Why is it so fucking remarkable to be treated like a person? Why is that what makes me want to cry because it means so much to me? 

They treat me like a person.

That's what it takes now-a-days to be separate from the crowd. That's it. That you treat people like people. It's revolutionary in its simplicity. But it's true. 

I'm not going to give away the credit of my existence to other people. I will give the credit of my faith in the gaming community to my friends, though. They're part of the reason I don't run away screaming in the other direction whenever shit is spread all over social media. They're part of the reason I sometimes believe I can make a game and it'll succeed. So to them, I say thanks, and keep leading by example.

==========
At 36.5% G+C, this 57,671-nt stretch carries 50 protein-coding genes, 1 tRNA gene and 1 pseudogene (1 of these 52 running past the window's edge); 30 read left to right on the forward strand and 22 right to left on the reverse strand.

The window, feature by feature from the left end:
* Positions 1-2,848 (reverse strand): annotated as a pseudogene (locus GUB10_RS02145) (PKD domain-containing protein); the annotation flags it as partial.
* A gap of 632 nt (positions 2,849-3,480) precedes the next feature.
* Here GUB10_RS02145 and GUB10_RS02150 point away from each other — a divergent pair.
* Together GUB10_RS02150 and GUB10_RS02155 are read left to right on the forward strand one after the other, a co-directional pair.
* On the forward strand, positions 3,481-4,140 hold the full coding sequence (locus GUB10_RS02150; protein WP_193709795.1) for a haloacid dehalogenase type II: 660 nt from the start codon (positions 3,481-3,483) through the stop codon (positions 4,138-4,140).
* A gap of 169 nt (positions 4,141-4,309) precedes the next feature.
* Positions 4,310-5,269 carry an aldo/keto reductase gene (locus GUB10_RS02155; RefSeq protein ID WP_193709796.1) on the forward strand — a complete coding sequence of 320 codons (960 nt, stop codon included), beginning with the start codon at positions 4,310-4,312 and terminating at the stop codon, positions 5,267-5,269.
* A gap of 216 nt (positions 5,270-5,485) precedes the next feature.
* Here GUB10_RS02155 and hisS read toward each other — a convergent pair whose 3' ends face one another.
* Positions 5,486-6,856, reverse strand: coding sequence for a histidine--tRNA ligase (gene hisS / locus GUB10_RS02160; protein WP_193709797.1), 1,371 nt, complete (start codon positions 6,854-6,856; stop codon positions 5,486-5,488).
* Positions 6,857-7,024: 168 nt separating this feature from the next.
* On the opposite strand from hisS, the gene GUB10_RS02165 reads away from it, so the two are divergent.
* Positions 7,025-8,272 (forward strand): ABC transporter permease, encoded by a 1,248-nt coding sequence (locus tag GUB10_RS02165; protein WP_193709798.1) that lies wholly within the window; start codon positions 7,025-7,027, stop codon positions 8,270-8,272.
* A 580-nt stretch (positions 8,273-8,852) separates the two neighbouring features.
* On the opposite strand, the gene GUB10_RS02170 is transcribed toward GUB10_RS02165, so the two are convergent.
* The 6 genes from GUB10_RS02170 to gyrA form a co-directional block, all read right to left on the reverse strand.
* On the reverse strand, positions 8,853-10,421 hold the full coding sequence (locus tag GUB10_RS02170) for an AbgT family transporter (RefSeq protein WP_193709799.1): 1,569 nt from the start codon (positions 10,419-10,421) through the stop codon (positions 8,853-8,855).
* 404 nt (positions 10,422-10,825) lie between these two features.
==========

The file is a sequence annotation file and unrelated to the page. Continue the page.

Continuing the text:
If you're not acting like a decent person, it's time to start. If you're not thinking about the people you're stepping on to be successful, you need to. If you're not wondering if your opinion or thoughts were wanted or needed or necessary, you need to start. We need to question ourselves and examine our behaviour before we can truly make a difference. We need to listen. We need to offer assistance.

We need to cut the bullshit.

Be the dog. Never be the cats.